It’s often been speculated that in the near future, military aircraft might not need pilots.
Whilst unmanned drones do exist, these are still piloted on the ground by a human operator.
This, however, is a major step towards that autonomous future.
A Black Hawk helicopter recently flew for the first time without needing any kind of pilot assistance at all!
The test took place at the Fort Campbell army installation in Kentucky.
The Black Hawk was modified with Lockheed Martin’s new MATRIX technology.
It also used new tech developed from the US Department of Defense’s Defense Advanced Research Projects Agency program called ALIAS.
The chopper passed all the tests with flying colours!
This included completely autonomous takeoffs and landings and a “simulated obstacle avoidance scenario”.
It was monitored closely by a ground crew during the tests.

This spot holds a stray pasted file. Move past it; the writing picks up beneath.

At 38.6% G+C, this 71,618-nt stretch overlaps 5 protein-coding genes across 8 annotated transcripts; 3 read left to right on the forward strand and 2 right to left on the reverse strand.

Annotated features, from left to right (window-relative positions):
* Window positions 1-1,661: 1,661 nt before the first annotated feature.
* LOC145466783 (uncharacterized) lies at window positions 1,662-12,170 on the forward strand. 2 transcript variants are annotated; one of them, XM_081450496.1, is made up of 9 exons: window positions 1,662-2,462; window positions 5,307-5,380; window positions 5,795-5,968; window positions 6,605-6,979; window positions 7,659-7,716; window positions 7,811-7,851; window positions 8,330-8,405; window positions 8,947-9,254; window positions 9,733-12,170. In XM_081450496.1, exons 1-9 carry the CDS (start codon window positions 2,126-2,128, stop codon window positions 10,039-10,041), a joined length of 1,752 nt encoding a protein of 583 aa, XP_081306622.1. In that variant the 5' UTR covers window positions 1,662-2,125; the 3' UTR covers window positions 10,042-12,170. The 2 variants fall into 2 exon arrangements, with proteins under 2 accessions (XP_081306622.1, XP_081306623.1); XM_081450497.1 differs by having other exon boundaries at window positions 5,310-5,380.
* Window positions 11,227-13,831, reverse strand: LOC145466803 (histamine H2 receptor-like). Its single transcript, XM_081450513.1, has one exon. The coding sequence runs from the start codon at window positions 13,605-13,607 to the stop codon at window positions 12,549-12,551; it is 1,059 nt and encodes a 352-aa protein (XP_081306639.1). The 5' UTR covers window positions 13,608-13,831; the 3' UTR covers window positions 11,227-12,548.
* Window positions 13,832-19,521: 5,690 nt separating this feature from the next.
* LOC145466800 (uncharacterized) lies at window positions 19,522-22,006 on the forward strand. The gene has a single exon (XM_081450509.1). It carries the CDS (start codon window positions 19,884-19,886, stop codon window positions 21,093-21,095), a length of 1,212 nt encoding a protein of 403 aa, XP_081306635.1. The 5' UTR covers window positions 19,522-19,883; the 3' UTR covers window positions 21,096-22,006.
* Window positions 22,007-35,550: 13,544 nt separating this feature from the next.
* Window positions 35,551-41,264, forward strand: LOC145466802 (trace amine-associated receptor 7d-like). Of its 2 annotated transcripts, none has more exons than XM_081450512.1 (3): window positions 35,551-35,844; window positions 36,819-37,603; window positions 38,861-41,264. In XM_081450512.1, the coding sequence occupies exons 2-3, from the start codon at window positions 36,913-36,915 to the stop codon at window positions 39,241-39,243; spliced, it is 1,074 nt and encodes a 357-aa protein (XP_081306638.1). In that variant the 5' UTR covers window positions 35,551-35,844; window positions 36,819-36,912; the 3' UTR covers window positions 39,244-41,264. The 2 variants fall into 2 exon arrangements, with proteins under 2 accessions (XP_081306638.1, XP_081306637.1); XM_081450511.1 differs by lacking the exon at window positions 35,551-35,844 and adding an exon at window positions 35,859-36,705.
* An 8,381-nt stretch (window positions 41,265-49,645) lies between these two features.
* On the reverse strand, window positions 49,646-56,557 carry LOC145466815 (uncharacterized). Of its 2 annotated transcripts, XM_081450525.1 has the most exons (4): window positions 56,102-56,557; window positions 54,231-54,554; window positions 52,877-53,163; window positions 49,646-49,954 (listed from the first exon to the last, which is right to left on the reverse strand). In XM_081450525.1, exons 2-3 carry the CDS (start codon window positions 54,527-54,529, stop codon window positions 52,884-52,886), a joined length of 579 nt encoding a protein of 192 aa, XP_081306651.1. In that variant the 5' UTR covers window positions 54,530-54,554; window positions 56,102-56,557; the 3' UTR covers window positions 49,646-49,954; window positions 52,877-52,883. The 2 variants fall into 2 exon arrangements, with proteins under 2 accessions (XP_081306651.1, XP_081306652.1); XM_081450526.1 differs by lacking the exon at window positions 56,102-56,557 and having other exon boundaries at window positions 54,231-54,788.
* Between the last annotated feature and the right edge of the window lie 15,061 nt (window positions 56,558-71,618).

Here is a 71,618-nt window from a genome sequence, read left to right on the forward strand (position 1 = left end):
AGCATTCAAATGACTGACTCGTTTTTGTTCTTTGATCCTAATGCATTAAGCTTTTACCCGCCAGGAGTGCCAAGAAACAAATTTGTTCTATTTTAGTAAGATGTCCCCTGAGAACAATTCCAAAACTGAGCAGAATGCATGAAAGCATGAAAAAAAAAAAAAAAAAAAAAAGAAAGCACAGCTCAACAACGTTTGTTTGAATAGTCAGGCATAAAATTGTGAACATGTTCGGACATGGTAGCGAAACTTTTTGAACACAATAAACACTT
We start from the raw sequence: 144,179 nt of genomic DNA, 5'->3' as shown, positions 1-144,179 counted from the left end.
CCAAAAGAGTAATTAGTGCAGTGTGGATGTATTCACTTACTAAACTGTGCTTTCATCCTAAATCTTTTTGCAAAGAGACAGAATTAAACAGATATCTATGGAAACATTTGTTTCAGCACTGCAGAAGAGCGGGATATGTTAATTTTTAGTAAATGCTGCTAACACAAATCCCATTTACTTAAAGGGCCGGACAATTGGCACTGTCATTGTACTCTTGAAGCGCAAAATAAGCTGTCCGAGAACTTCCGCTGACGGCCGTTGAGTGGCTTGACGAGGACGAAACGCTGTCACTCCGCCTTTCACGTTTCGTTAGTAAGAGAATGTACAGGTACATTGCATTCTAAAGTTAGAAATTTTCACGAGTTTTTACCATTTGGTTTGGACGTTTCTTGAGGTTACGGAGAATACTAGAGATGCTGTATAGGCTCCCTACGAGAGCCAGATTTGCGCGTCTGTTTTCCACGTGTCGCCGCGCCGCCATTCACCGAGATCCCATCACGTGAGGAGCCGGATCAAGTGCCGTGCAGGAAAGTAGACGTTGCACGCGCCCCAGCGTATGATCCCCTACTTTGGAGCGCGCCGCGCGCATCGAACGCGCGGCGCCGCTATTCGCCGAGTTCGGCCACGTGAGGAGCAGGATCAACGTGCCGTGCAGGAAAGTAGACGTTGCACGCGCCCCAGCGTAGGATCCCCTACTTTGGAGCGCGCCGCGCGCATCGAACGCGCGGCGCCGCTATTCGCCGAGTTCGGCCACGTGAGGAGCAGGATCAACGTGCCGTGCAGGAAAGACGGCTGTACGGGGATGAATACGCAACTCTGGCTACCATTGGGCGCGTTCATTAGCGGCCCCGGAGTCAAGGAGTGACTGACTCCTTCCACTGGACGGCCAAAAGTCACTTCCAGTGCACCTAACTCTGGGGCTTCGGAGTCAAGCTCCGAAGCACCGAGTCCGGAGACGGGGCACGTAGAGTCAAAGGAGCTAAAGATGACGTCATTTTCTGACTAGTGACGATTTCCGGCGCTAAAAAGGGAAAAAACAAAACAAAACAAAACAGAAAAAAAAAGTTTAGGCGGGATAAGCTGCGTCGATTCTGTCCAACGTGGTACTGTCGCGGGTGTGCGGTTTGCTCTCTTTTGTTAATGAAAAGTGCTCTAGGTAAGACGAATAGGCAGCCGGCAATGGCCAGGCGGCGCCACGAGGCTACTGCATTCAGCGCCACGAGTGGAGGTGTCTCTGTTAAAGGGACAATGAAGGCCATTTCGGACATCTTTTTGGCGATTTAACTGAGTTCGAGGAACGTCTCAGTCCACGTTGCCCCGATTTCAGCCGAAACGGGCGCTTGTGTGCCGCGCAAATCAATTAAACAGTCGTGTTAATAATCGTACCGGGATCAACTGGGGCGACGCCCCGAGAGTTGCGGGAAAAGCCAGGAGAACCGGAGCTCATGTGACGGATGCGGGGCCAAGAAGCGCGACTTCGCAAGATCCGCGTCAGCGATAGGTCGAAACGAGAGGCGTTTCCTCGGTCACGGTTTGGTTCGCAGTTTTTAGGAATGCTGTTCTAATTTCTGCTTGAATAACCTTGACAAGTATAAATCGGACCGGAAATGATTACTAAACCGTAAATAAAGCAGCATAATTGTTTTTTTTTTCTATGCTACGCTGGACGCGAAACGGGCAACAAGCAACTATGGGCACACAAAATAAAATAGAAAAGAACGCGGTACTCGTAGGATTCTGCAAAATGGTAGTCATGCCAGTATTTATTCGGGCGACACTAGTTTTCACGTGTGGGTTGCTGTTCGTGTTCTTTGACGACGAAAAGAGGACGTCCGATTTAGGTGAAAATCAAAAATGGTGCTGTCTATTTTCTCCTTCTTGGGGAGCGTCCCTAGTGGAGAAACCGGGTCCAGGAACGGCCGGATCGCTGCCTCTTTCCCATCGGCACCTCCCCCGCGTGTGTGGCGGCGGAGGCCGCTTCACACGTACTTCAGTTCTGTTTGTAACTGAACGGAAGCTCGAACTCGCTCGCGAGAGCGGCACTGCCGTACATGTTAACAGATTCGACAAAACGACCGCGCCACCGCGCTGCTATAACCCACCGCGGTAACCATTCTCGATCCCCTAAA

Why is this being trialled?
Lockheed Martin believes that it could help pilots carry out complex missions more easily and safely.
“This capability will allow pilots to confidently switch back and forth between autonomy and piloted modes at any point of their mission with the literal flip of a switch,” test pilot Benjamin Williamson said.
“This will support autonomous flight during a wide range of missions such as flight in degraded visual environments (DVE) and confined areas.
“Most critically, ALIAS will be capable of automatically detecting and preventing dangerous situations that lead to accidents, thereby saving lives.”
The tests have been so successful that more applications for MATRIX are being considered.
This could include use in both military and civilian fixed-wing aircraft.